who had given these volumes a thorough, We are surprised at the contempt with continuous reading. Especial pains seem which this biographer speaks of the agency | to have been taken to show how insignifigiven to ventriloquism in “Wieland.”* cant and how purposeless are the instru
mentality of Carwin, and his tricks : nay, appearance of haste and indifference which per
the very necessities of the fiction required vades this work-however it may excuse literary defects--ought certainly to have afforded a serious
this agency to be as mean and contemptiobjection to its insertion in so popular and perma ble as possible. It was absolutely necesnent a series of biographies. *“The key to the whole of this mysterious
sary that “ confirmations strong as holy agency which controls the circumstances of the writ” should be formed out of “ trifles story is-ventriloquism! ventriloquism exerted for light as air.” When it was the main purthe very purpose by a human fiend, from no motives of revenge or hatred, but pure diabolical malice, pose to make out a religious frenzy more or as he would make us believe, and the author powerful than the strongest promptings of a mere practical joke! The reader who has been
reason and the tenderest ties of affection, gorged with this feast of horrors, is tempted to ought the impulse which sets that frenzy throw away the book in disgust, at finding himself
| in motion to be sublime, and, to all ordithe dupe of such paltry jugglery, which, whatever sense be given to the term ventriloquism, is alto nary minds at least, irresistible? or ought gether incompetent to the various phenomena of it to be altogether too weak and insufficient sight and sound with which the story is so plenti. fully seasoned.”-Life of C. B. Brown, pp. 141, 142. | to have any influence over a man in his
seems willing to adopt this absurd version of it, as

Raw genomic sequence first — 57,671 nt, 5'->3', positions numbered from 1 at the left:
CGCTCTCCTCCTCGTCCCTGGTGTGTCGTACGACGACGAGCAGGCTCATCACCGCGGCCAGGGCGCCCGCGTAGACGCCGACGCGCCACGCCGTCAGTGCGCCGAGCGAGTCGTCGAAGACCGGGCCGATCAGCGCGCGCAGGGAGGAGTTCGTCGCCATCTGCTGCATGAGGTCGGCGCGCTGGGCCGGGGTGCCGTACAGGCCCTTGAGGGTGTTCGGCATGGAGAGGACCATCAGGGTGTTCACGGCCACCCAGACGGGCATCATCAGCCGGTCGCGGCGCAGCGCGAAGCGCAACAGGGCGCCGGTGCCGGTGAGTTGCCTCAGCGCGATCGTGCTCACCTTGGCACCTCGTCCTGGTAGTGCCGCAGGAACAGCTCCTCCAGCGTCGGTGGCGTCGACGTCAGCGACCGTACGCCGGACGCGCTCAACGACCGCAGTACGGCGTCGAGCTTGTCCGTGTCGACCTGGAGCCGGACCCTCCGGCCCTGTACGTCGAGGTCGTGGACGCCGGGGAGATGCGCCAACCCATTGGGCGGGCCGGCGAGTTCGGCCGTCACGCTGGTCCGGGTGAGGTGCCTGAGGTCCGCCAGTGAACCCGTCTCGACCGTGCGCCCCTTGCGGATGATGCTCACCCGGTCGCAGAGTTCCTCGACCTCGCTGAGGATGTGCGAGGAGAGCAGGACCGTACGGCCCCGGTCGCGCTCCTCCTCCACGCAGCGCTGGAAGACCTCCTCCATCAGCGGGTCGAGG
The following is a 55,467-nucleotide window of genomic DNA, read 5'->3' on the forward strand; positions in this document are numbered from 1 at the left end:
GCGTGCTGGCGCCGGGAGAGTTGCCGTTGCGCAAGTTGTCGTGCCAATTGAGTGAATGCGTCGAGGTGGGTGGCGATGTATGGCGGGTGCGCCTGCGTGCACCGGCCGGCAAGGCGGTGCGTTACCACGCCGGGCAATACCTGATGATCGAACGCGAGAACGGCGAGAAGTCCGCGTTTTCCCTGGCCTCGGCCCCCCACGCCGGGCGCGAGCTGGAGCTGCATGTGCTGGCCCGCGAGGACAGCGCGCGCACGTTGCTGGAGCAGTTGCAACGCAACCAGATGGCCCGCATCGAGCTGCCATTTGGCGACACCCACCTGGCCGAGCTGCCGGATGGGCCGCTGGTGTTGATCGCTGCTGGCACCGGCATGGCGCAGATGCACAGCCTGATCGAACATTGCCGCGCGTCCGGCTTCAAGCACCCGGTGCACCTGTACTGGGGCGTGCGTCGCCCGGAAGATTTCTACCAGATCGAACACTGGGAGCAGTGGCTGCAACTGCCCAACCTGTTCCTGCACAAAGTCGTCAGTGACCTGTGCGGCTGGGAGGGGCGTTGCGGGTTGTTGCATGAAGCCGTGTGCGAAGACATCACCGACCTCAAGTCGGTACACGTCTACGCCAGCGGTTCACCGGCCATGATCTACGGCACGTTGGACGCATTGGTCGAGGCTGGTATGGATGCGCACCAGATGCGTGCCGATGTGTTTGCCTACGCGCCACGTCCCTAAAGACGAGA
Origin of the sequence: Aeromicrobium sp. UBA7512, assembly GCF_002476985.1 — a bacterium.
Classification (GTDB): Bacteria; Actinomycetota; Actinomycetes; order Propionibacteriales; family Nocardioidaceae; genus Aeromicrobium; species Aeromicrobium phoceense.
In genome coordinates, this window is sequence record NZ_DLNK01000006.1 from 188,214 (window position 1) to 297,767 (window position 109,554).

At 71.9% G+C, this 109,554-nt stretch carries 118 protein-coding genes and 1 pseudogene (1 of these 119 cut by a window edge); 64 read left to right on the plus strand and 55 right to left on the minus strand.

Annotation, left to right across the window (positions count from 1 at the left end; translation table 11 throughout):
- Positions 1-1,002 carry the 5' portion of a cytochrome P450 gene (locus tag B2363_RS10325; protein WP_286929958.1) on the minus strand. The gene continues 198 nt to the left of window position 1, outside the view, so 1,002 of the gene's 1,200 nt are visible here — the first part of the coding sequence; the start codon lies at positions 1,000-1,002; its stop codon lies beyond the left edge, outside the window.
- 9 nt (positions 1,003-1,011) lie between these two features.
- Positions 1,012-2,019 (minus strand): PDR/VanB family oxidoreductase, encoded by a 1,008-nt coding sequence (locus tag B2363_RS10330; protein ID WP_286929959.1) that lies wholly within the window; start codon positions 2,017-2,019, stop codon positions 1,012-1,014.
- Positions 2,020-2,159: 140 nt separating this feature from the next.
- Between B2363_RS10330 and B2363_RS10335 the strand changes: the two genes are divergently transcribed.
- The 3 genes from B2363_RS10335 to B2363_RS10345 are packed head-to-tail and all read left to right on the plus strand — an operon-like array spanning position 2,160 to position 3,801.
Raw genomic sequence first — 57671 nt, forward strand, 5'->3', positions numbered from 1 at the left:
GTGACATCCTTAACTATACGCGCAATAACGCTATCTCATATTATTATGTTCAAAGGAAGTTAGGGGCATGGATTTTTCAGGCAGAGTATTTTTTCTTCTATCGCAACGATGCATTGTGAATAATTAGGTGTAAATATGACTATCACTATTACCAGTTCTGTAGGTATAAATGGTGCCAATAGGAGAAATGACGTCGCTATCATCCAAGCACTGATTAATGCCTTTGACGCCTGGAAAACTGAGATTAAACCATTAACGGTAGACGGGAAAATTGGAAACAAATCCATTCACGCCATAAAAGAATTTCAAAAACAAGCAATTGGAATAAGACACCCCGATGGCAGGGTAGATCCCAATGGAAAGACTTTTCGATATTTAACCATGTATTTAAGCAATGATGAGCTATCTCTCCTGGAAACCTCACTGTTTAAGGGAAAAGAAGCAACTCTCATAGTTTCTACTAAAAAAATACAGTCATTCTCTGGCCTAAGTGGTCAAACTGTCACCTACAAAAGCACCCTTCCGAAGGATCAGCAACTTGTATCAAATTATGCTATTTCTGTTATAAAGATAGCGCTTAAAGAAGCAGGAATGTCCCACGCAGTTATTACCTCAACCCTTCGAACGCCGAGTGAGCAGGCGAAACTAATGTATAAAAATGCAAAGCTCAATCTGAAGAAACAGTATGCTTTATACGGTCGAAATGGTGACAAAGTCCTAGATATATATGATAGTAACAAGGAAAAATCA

right mind ? What is the issue ? It | could have adopted on such trivial grounds, matters very little to assert that the alleged strangles his wife, out of revenge. Wiemeans by which Carwin produces, indi- land, led on by a series of occurrences, rectly, such tremendous effects, “is alto most unimportant in themselves, and regether incompetent to the various phe- specting which he takes no pains to ascernomena of sight and sound ” which are tain any other cause than the supernatural narrated, when it is known, in the first one which his impassioned mind first sugplace, that some of the most wonderful gests—nay, without even suspending his and important of these phenomena are judgment until something more than his left (precisely according to Mr. Prescott's first vague impression should be furnished, wish) without an attempt at explanation ; | as a ground of decision-becomes so fully and secondly, that as to all the occurrences confirmed in his religious frenzy, that he which are accounted for by ventriloquism, sacrificed his wife out of obedience to a the main efficacy of that power, as well as sense of duty. Now Coleridge regards the appearances to which it gives rise, the few trivial circumstances and chances, are all derived chiefly from the mind acted that work such a madness in the brain of on rather than from the more ostensible Othello, as very sufficient reasons for inagent and agency. Pleyel, indeed, hears a ducing that fatal persuasion, and vents all feigned conversation, in which the voice of his wrath, of course, upon Iago. But Mr. Clara is so nearly imitated as to produce a Prescott has none of that reverential feel. perfect illusion. Here there is nothing ing for his subject, which led the critic of that wears the least tinge of a supernatural Shakspeare to adopt any conclusion, character. Here all the responsibility | however absurd, rather than admit his rests on the ventriloquist and his art. fallibility. He regards the means by which The illusion depended not at all, for its the fatal frenzy of Wieland is wrought up efficacy, on the mind of Pleyel. He credits to its highest pitch, as inadequate, unimthe evidence of one of his senses, just as he portant, contemptible; and stops not to would do in any other case—and is duped, look a little further for the justification of without himself conspiring with his ene- | his author in the character of Wieland mies. But the case of Wieland, we shall himself, but permits all his indignation to attempt to show, was considerably differ- | rest on the novelist, who has served up ent.